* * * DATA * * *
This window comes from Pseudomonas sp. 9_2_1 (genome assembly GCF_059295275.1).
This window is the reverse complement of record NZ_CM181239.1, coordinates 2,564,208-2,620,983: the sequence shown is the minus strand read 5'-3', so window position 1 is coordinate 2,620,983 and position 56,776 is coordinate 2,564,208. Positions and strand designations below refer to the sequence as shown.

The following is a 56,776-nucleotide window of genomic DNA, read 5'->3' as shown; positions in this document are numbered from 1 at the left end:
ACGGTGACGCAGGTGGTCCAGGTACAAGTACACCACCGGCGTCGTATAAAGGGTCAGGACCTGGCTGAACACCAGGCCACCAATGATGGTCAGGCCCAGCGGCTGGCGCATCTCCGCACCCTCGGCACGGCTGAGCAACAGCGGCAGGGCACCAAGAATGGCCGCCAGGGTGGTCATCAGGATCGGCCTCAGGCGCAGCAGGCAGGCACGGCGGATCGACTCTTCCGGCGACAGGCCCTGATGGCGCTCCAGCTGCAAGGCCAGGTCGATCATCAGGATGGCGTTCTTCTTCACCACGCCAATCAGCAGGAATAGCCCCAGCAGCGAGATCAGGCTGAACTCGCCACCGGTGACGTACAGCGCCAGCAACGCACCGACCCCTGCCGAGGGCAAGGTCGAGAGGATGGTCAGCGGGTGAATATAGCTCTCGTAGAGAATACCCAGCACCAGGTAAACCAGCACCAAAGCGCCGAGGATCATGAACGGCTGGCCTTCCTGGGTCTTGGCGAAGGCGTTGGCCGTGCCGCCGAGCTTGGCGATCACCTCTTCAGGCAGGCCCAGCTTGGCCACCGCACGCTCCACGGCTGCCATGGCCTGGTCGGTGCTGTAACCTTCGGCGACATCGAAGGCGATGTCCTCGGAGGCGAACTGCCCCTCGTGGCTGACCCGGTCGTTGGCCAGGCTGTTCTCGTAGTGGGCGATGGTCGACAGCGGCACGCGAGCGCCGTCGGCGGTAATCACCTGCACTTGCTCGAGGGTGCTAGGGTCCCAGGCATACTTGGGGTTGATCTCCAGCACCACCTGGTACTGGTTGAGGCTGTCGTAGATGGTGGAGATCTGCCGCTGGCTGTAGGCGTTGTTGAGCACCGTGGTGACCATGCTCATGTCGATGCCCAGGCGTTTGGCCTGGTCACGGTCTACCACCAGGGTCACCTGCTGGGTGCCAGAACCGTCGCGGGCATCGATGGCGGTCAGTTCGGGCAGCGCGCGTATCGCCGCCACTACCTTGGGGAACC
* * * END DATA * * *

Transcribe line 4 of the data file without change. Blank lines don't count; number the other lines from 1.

ACGGTGACGCAGGTGGTCCAGGTACAAGTACACCACCGGCGTCGTATAAAGGGTCAGGACCTGGCTGAACACCAGGCCACCAATGATGGTCAGGCCCAGCGGCTGGCGCATCTCCGCACCCTCGGCACGGCTGAGCAACAGCGGCAGGGCACCAAGAATGGCCGCCAGGGTGGTCATCAGGATCGGCCTCAGGCGCAGCAGGCAGGCACGGCGGATCGACTCTTCCGGCGACAGGCCCTGATGGCGCTCCAGCTGCAAGGCCAGGTCGATCATCAGGATGGCGTTCTTCTTCACCACGCCAATCAGCAGGAATAGCCCCAGCAGCGAGATCAGGCTGAACTCGCCACCGGTGACGTACAGCGCCAGCAACGCACCGACCCCTGCCGAGGGCAAGGTCGAGAGGATGGTCAGCGGGTGAATATAGCTCTCGTAGAGAATACCCAGCACCAGGTAAACCAGCACCAAAGCGCCGAGGATCATGAACGGCTGGCCTTCCTGGGTCTTGGCGAAGGCGTTGGCCGTGCCGCCGAGCTTGGCGATCACCTCTTCAGGCAGGCCCAGCTTGGCCACCGCACGCTCCACGGCTGCCATGGCCTGGTCGGTGCTGTAACCTTCGGCGACATCGAAGGCGATGTCCTCGGAGGCGAACTGCCCCTCGTGGCTGACCCGGTCGTTGGCCAGGCTGTTCTCGTAGTGGGCGATGGTCGACAGCGGCACGCGAGCGCCGTCGGCGGTAATCACCTGCACTTGCTCGAGGGTGCTAGGGTCCCAGGCATACTTGGGGTTGATCTCCAGCACCACCTGGTACTGGTTGAGGCTGTCGTAGATGGTGGAGATCTGCCGCTGGCTGTAGGCGTTGTTGAGCACCGTGGTGACCATGCTCATGTCGATGCCCAGGCGTTTGGCCTGGTCACGGTCTACCACCAGGGTCACCTGCTGGGTGCCAGAACCGTCGCGGGCATCGATGGCGGTCAGTTCGGGCAGCGCGCGTATCGCCGCCACTACCTTGGGGAACC